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Ferroequinologist

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My first plane trip as a child, an Eastern Airlines DC-8 from Idlewild to Miami. My parents dressed me in a shirt and tie. Times have changed. More recently, cruises have become much less formal, dress codes for most meals very relaxed. Formal night is now jacket and tie, not formal attire. The number of people who like it the old way is not considered large enough to support that as the standard, it still exists, but is more of a niche market now.
Cunard, especially trans-Atlantic crossings, still have a dress code and two or three black tie nights per crossing. All other nights men are expected to wear a dark suit or jacket. If not, they have to eat in the self-service restaurant.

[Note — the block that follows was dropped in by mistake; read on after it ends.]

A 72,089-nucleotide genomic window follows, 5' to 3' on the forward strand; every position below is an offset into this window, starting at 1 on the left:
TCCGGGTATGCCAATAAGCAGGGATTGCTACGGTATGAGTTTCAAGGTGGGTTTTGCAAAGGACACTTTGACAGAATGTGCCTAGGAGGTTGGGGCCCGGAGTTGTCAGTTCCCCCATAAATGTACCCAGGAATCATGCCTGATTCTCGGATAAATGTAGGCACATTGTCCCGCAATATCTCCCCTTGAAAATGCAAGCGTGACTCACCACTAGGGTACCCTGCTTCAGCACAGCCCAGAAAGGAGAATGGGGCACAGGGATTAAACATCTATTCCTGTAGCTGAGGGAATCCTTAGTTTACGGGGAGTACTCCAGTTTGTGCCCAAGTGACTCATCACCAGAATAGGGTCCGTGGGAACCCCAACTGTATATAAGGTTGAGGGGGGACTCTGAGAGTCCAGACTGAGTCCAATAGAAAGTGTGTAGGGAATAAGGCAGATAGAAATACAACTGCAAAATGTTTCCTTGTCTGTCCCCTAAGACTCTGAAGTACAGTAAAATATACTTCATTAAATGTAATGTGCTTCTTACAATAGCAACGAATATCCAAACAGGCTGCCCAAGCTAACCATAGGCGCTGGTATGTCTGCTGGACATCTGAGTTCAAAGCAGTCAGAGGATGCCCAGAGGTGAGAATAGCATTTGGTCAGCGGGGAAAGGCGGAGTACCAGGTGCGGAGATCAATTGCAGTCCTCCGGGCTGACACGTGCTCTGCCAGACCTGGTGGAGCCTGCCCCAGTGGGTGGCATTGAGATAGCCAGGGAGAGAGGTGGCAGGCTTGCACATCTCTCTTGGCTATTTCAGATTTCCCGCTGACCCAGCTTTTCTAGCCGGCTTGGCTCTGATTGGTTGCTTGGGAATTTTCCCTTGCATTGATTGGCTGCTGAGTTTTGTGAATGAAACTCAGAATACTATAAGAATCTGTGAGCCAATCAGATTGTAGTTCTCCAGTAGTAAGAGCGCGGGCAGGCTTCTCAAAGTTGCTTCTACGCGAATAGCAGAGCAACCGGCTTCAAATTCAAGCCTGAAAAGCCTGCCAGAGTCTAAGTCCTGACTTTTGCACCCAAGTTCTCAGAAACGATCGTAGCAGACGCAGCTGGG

MODERATOR NOTE: this comment and the ones following it were split from a discussion regarding Amtrak Viewliner Restrooms.
 
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PVD

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Like I said, it still exists, but is nowhere near as common. Of course a transatlantic crossing is generally a liner crossing, not a cruise.
 

me_little_me

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Like I said, it still exists, but is nowhere near as common. Of course a transatlantic crossing is generally a liner crossing, not a cruise.